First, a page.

We first fell in love with street food and the rise of it in London in the Summer of 2012 when i first visited Street Feast in Dalston.
It seemed people were doing some really amazing things both in terms of the quality of the food and the creative input behind their ideas and branding.
At this stage we never for one second thought about about getting involved other than eating and drinking at events.
Over the next couple of years following a redundancy and a bout of long term backpacking things changed. I started to have ideas. But i found myself again back behind a desk and unsure how to break free.
When the rot set in I decided to pack in my job and so decided to hit the road again for inspiration.
We spent the next four months travelling in the USA, Mexico, Belize and Guatemala. From New York where I discovered the joy of deli sandwiches and had the best BLT it inspired me to create one myself, on to LA where the Chicano Mexican food is just about everywhere.
After this we flew to Cancun in Mexico and onto Tulum which is popular for yoga retreats. We stayed in the old town and ate lots of Quesadillas and Tortas.
Here was where we stayed in the first of many communal kitchens where people would buy local produce from markets and cook their own meals.
From here we headed onto Laguna Bacalar or The Lake of Seven Colours where we stayed in a beautiful yet strange place right on the lake. Casa Tortuga was a large house with many rooms aswell as some camping spots. It was run by a group of young Latin American travellers who referred to themselves as pirates. They had a big pirate flag out back. I’m not quite sure what this all meant but it was a cool spot and we cooked and ate some great local food.
We headed to the border town of Chetamal after this, before making our way by bus to Belize City. Here we took a ferry over to Caye Caulker – a tiny little island bang in the middle of clear blue Caribbean waters. The motto here was “Go Slow” in this real chilled out rum-swilling, pot-smoking, dive spot. Due to it’s size there were no cars here just golf buggies.
Here we were introduced to Belizean Jerk chicken with it’s strong rum and oregano flavours.
Next after slumming it in a shared single bunk bed to save money and onto Hopkins where we shared a small room with another couple we went to visit some of Barbara’s family friends in extreme comfort. They were expats living in Placencia and they looked after us for which we are eternally grateful. Feeding us and giving us beds, as well as giving us a golf buggy to run around town.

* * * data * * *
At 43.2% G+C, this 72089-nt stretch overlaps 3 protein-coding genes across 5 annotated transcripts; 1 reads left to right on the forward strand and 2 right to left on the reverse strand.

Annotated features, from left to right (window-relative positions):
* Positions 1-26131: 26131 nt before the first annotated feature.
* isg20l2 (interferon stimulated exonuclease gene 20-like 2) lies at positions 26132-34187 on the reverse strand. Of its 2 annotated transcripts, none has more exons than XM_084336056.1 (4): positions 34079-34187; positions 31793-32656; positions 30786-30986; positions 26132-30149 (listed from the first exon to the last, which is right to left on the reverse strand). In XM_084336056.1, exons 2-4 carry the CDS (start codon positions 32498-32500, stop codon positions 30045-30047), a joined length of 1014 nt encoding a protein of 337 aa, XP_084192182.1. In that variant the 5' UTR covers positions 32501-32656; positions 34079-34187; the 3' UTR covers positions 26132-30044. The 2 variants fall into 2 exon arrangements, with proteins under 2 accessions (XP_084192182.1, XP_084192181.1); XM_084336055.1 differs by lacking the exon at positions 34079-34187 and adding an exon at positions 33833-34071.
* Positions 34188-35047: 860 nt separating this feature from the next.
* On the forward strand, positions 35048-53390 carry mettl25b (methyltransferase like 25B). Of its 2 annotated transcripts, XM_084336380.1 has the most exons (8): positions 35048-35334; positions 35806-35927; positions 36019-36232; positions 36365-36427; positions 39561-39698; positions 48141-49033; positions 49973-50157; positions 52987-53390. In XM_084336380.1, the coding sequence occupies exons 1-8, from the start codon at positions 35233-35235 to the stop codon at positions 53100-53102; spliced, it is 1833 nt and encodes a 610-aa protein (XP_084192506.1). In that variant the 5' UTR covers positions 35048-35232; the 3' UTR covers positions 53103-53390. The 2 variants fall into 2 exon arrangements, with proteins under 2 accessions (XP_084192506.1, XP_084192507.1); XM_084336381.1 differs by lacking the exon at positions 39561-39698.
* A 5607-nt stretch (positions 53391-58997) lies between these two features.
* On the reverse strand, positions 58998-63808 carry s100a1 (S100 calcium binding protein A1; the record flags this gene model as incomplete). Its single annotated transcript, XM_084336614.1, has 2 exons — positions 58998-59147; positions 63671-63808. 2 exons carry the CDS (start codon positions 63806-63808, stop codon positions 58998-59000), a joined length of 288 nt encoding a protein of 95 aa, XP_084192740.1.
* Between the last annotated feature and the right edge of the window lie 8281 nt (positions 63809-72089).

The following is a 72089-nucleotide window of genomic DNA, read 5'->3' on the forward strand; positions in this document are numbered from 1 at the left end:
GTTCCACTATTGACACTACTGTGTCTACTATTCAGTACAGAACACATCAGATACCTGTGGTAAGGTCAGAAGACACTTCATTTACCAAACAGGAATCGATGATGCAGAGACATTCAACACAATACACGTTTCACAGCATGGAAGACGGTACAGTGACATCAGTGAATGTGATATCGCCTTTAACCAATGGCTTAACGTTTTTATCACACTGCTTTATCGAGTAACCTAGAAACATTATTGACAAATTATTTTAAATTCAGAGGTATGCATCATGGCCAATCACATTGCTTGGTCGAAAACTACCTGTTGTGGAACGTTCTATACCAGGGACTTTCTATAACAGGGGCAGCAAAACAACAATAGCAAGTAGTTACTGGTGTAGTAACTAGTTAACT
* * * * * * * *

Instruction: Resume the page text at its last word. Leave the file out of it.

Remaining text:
Following this amazing break we hit the road again or sea should i say as we took a “ferry”, which was just a very small boat, across to Livingston in Guatemala – a strange port town which is like no-where else i was to see before or after for its mix of Garifuna, Afro-Caribbean, Maya and Ladino people. Here we made a poor choice to stay in wooden cabins up in the trees as we were ferociously attacked by mosquitos.
One night was all we could muster before we took a spectacular boat ride to Rio Dulce. A truly incredibly beautiful ride along the Dulce river through the valley of the surrounding vegetation.
Next we hit Antigua, the fantastic colonial town surrounded by volcanoes, to learn Spanish. After a couple of weeks living with a local family and eating meals with them, which mostly consisted of black beans and plantains, we moved again.
Onwards to the beautiful Lake Atitlan which on one side we found serenity in San Marcos, after 10 days on the other side in party town San Pedro.
We headed to Lanquin in Guatemala, where we got a job working in a local backpackers lodge. Here we worked in their bar, helped make promotional videos for their tours and most enjoyably actually helped out in the kitchen to prepare for their nightly family style buffet dinner. Working with the local kitchen staff and learning from them was amazing. They cooked for around 50-60 people each night Guatemalan, Mexican and many other themed dinners.
We spent a month here in this amazing place and aswell as working we got to experience the beauty of Semuc Champey, went caving, tubing, ziplining, and had a truly amazing time and met some awesome people.
After this we headed to the the incredible ancient Mayan ruins in Tikal and then back to Mexico and ended the adventure in the beautiful city of Merida where we had a balcony view over the main square. Here we ate, drank and shopped mostly. They had an amazing street food market on in the main square which meant we could sample a few different things.
On return from our trip i wanted to immortalise it and so combined some of my favourite eats from the trip with what soundtracked it. I rediscovered a lot of 90’s hip at the time and that is why I play it today. But we found hip-hop was prevelant in the inner city streets in most towns we visited. Kids would hang around town squares with boomboxes or ride around with modified bikes with speakers attached.
And there is a hip-hop mentality to our street food. Driven by creativity and freedom of expression our food “samples” elements from other genres and we offer customers the chance to “freestyle” and mix up ingredients to create their own originals.
The Wrap Game LDN was born, and we took those ingredients and input them into three delicious wraps or salad boxes.
After working with various other traders and doing some contracting work to buy our set-up we’re now trying to bring this delicious food to markets and events across London.
Click on the image above to scroll through a gallery of us on our travels!